The world is awash in bad, murky, misleading, and misused statistics, and nothing is going to change that. (Of course, the world is also awash in plenty of awesome statistics.) What we can try to do is point out when shoddy statistics affect public policy debates.
Today, the Senate is debating the Jumpstart Our Business Startups (JOBS) Act and appears set to vote soon. Plenty of arguments have been in made in favor, against, and for amending the legislation, but that's not my topic here. The JOBS bill is part and parcel of a long-running debate about the IPO market in the United States and why IPOs have not returned to the levels of the 1990s. One of the statistics making the rounds on Twitter, the blogosphere, and in various reports recently is that "92 percent of job growth occurs after a company's initial public offering." The ultimate source is a study done by IHS Global Insight for the National Venture Capital Association and promulgated most prominently in last autumn's report, "Rebuilding the IPO On-Ramp," by Treasury's IPO Task Force. (Some of the JOBS bill proposals come from that report.)
In that report, the relevant chart is this:
Accordingly, measures taken to boost the number of IPOs will spur job creation.
This is bad, albeit seductive, statistics. The "92 percent" assertion horribly conflates causality--by attributing (implicitly by some, explicitly by others) job growth to the fact of going public, purveyors of this number mix together all sorts of causes and effects. If it was the case that IPOs do in fact cause job creation then, as my colleague Paul Kedrosky has observed, we could easily solve unemployment by--presto!--having every single private company go public. Job growth after a company has gone public occurs for all sorts of reasons, very few of which may be related to the fact of having gone public.
Job growth at a specific company can also occur in different ways--either organically or through acquisitions. Organically, it counts as net employment growth for the economy. Via acquisitions, it doesn't, just a transfer from one company into another. Ideally, a merger or acquisition will end up creating value and thus more jobs in the long run, but initially it is counted statistically as the same number of jobs, not a net addition. Thus, citing a public company's job growth as net job creation for the economy as a whole is not entirely accurate.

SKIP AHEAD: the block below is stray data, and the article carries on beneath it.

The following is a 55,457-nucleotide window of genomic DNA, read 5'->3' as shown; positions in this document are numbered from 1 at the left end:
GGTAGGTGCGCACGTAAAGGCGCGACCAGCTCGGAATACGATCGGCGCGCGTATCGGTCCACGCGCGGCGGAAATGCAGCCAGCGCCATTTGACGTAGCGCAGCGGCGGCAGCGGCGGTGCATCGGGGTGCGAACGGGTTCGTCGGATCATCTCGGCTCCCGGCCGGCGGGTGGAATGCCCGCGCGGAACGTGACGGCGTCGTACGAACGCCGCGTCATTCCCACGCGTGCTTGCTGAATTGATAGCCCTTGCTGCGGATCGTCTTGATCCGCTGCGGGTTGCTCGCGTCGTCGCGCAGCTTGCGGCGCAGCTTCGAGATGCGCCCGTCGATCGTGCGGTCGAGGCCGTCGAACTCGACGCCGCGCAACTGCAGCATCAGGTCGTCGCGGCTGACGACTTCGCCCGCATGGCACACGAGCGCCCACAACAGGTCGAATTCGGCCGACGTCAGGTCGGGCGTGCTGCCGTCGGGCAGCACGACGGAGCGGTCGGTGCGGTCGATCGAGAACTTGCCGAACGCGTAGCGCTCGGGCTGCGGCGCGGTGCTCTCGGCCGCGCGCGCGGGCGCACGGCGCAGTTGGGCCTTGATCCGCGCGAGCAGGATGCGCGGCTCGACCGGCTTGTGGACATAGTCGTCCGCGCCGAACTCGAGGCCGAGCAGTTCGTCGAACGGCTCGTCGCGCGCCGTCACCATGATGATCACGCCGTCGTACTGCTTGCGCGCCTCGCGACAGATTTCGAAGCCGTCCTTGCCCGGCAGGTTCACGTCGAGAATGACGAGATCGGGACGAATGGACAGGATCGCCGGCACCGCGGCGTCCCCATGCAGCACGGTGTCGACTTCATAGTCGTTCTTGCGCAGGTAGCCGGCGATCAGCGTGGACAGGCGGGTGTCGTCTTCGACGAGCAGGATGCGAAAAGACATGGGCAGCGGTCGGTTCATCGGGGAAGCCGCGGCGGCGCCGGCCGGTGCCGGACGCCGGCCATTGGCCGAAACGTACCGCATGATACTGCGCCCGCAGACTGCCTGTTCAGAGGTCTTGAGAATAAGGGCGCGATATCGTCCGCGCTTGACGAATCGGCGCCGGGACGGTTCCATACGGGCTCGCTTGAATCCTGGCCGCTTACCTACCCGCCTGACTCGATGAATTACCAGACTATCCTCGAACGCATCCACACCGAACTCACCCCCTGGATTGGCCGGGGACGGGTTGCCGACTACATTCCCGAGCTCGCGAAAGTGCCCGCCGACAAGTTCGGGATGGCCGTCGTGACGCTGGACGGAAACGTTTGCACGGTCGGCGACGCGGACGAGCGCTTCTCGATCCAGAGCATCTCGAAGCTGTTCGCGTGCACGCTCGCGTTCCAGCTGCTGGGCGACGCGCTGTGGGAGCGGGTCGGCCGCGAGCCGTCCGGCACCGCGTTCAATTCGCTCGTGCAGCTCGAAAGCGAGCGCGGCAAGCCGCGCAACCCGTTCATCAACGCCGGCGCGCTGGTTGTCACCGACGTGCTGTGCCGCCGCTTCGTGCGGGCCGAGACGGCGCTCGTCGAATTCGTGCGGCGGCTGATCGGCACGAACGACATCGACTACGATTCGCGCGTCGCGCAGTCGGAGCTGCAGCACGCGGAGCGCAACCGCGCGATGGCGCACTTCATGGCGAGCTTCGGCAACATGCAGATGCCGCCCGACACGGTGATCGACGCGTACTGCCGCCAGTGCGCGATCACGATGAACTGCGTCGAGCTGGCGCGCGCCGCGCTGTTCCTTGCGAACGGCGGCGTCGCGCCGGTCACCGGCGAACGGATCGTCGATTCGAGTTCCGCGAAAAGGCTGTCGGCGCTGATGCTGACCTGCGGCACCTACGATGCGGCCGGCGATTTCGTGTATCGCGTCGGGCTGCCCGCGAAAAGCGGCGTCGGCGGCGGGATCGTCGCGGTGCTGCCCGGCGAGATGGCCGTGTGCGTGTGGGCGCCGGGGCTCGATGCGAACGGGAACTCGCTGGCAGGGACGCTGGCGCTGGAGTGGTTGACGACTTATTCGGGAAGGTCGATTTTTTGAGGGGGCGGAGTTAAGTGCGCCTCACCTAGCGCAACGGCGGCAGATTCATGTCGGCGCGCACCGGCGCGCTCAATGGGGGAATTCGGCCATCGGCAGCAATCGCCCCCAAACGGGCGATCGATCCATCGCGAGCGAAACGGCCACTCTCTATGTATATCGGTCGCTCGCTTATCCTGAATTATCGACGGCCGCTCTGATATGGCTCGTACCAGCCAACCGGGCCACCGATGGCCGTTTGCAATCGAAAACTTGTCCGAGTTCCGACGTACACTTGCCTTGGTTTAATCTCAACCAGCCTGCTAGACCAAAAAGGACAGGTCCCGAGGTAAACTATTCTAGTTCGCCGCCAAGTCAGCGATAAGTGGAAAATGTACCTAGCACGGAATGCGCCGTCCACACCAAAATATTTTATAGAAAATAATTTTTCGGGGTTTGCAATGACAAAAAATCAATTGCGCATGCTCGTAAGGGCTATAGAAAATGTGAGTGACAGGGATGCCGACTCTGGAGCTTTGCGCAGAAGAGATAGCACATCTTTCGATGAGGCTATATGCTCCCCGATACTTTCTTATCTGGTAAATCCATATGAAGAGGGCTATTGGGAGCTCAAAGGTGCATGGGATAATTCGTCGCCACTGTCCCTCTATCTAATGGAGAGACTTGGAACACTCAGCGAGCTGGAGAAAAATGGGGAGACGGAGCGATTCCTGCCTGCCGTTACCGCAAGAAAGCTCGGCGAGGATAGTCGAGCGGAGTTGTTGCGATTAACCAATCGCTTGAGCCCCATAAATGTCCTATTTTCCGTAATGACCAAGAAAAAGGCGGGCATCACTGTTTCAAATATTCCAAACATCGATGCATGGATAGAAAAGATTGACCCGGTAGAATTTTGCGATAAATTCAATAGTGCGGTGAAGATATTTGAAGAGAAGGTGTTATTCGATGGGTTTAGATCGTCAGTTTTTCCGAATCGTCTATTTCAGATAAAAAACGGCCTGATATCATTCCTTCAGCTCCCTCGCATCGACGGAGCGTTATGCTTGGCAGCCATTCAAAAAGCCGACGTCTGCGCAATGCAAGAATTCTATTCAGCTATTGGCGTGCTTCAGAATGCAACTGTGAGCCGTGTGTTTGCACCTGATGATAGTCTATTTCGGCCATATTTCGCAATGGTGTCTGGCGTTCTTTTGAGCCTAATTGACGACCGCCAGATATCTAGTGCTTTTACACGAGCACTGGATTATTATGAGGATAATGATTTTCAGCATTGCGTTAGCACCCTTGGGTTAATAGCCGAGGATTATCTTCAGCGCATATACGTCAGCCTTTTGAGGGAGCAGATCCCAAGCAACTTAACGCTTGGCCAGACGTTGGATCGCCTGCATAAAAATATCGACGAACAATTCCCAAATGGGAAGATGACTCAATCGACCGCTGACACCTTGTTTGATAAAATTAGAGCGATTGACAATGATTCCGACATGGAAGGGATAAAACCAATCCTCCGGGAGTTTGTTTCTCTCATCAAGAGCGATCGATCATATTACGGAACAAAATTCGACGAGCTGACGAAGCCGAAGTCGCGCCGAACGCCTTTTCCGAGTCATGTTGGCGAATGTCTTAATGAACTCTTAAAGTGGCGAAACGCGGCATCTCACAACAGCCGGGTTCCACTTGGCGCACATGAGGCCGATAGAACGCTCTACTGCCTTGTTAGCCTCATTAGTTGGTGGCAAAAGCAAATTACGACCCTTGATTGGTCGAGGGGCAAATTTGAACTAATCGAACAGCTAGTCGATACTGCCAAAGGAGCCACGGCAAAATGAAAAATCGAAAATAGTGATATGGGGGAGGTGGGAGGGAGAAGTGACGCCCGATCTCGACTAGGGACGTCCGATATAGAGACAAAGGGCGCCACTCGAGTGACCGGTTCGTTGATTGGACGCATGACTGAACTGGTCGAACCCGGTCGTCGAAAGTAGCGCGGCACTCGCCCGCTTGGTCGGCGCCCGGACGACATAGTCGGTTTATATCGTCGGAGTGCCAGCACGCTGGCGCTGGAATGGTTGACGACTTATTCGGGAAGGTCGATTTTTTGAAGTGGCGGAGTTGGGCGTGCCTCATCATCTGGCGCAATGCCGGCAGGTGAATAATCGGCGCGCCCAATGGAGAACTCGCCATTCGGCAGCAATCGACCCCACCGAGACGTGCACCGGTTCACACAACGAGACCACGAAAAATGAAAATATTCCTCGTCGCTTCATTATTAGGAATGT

Finally, the decennial trend in the chart above should offer a clue to its purveyors: post-IPO employment growth has been falling and pre-IPO employment growth rising. There are obviously many factors responsible for this, including the changing age at which companies go public, which went from 7 in the 1980s, to 8 during most of the 1990s, falling to 5 in 1999-2000, and jumping up to 12 years from 2001 to 2003. Older (and larger) companies will, predictably, be larger at the time of going public. It doesn't mean that the subsequent IPO is somehow less causal with regard to job creation, just that the firms are at different stages of growth.
The IPO market is determined by many things--regulation, market conditions, technological change, etc. Jay Ritter and colleagues have recently shown that the fall in IPO volume is due more to changing market structures and falling profitability among small companies rather than regulatory burdens, which are the most frequent scapegoats. Such changes are often unnoticed (or ignored) by the "92 percent" purveyors.
Yes, going public is expected to allow a company greater access to financing for expansion and innovation that, ideally, will create jobs. Boiling all of the underlying factors and changes into one number, however, and tangling all sorts of causal chains in the process, helps no one, least of all entrepreneurs.